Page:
What Makes A Photo Work?

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Remove the Blues from Mexico!

The original image shows El Castillo, Chichen Itza in Mexico.
(And if you're interested in an exclusive photo tour to Mexico in 2017 with Peter Eastway, visit the website!)

 

This stock shot is typical of the photos submitted by our Anonymous Photographers. It's a 'record shot' of El Castillo in Mexico and while technically exposed correctly, it doesn't really have much mood or emotion. Now it's true that not every photograph needs to be interpretted and the final image in this series might take the post-production a little further than you would. However, just making simple adjustments to exposure can really improve an image and how your viewers respond. And how the judges respond too!

 

 

In the first adjustment, the only change is the exposure. The whole image has been darkened, but note how the stone work takes on more detail. To my mind, this is the subject of the photograph and surely our viewers want to know all about it! Darkening the image down puts a little more tone into the highlights. Hence the importance of a good quality monitor so that when you make adjustments like this, you are doing them accurately.

 

In many photographs, the viewer's eye goes to the lightest part of the scene first. Given the grass is similar in brightness to the step pyramid, I have darkened down just the grass. This can be done with an adjustment layer or an adjustment brush - the trick is to darken down the grass without darkening the pyramid. Note how the eye now goes to the pyramid more easily - although those clouds are still a little distracting.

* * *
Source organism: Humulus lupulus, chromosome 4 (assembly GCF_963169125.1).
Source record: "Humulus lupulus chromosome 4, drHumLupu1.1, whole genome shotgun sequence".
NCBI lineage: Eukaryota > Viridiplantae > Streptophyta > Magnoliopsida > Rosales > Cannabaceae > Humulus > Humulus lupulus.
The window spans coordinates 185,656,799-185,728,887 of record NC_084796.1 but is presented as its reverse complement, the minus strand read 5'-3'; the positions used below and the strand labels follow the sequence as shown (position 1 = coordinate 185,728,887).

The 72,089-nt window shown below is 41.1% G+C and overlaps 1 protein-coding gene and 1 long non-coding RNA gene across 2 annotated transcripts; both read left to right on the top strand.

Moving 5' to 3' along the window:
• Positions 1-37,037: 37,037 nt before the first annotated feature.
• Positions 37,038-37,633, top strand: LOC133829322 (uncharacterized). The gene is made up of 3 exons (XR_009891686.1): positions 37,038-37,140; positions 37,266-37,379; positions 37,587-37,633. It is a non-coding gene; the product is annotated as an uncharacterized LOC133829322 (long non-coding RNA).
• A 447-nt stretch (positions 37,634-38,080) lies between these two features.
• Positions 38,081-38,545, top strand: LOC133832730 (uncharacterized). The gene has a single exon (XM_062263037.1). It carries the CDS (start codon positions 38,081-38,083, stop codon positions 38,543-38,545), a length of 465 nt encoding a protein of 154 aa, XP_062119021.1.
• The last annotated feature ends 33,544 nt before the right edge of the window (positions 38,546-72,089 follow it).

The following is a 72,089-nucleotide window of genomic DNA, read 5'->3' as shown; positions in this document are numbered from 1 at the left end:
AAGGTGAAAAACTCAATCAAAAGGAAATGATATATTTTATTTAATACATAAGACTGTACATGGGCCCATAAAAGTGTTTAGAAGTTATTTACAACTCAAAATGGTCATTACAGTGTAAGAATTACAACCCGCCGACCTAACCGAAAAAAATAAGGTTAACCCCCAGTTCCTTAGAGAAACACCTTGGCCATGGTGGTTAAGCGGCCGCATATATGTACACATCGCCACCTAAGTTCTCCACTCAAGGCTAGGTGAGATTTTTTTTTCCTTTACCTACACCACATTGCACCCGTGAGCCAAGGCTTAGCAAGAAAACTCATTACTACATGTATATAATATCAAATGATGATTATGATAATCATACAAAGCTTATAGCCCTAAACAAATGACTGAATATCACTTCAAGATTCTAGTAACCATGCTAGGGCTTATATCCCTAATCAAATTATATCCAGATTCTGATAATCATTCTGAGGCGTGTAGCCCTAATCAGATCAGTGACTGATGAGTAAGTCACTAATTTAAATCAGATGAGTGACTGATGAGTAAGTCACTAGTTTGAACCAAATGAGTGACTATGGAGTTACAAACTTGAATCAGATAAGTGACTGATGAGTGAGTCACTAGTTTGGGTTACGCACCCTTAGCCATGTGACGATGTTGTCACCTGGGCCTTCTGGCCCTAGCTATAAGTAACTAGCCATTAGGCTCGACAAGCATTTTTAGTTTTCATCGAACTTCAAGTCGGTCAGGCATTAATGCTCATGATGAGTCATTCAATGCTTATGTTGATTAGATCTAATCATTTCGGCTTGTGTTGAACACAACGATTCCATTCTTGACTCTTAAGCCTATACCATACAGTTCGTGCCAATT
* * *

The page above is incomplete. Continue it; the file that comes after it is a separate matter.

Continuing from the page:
The next step follows this process a little further: it darkens the sky. Note what has been done: rather than lightening up the subject (the step pyramid), we have darkened down the surroundings. Whether something is lighter or darker is relative to what is around it. Of course, in darkening down the blue sky, we have also increased its colour saturation and strength. Now the eye is attracted to the brilliant blues, perhaps more strongly than the steps... What else can be done?

 

 

One solution is to desaturate the blues. This is easy enough to do, either with the blue and cyan channels in the HSL (Hue Saturation) control, or just a general desaturation with a mask. You might not take the desaturation as far as I have above, but can you agree that now the eye goes very directly to the stairs on El Castillo? It's still a record shot in many ways, but one with a little more mood and impact. And it was really just a matter of exposure.

 

And if you're interested in a photography workshop in the next 12 months, come along with me to Mexico. Full details on the Better Photography website!

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